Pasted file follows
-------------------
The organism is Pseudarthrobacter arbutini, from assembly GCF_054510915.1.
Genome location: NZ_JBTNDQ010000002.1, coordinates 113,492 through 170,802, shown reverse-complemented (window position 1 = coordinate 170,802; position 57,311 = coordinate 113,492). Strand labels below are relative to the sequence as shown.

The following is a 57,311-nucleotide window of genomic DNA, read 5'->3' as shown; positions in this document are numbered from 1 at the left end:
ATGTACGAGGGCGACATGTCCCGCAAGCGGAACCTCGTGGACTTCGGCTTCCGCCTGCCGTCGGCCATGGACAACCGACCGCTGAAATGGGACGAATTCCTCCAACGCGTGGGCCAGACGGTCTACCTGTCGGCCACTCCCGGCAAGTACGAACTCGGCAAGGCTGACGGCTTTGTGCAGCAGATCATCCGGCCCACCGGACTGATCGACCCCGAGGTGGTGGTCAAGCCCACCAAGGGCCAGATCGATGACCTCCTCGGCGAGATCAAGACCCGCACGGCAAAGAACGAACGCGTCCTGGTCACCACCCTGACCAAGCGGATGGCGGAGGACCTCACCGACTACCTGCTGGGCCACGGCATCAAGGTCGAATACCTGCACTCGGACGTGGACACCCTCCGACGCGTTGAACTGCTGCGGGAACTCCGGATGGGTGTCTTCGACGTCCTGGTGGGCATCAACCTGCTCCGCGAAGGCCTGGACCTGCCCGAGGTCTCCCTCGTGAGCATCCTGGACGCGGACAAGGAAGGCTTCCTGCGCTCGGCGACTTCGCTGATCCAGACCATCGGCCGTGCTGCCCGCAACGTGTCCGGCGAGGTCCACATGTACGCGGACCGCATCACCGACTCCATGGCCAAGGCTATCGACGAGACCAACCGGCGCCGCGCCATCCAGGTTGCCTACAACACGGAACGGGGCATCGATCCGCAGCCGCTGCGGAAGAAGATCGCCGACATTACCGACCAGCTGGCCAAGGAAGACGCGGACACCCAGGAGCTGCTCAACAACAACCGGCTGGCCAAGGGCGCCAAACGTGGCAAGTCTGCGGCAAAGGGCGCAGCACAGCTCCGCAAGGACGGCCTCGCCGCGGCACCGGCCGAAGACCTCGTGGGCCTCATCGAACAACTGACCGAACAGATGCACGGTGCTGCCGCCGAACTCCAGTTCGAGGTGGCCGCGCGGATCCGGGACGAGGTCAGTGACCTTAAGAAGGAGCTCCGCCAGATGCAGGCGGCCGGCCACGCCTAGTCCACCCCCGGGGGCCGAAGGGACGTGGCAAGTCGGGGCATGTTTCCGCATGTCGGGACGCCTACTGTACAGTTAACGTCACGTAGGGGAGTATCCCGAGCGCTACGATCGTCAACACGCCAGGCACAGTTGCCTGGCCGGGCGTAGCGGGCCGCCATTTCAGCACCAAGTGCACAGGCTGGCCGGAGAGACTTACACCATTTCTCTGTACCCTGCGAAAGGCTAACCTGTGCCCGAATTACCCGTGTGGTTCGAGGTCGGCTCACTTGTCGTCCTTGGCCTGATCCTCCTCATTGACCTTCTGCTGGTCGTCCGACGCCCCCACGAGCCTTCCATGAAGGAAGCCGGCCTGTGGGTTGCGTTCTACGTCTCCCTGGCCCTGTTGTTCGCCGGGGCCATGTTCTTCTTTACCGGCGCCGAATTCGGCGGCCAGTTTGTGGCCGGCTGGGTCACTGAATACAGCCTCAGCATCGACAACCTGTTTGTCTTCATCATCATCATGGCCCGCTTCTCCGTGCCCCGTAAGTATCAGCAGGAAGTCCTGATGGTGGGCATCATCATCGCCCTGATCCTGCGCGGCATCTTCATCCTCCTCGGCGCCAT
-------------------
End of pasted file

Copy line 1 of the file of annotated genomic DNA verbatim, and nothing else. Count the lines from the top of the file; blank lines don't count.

The organism is Pseudarthrobacter arbutini, from assembly GCF_054510915.1.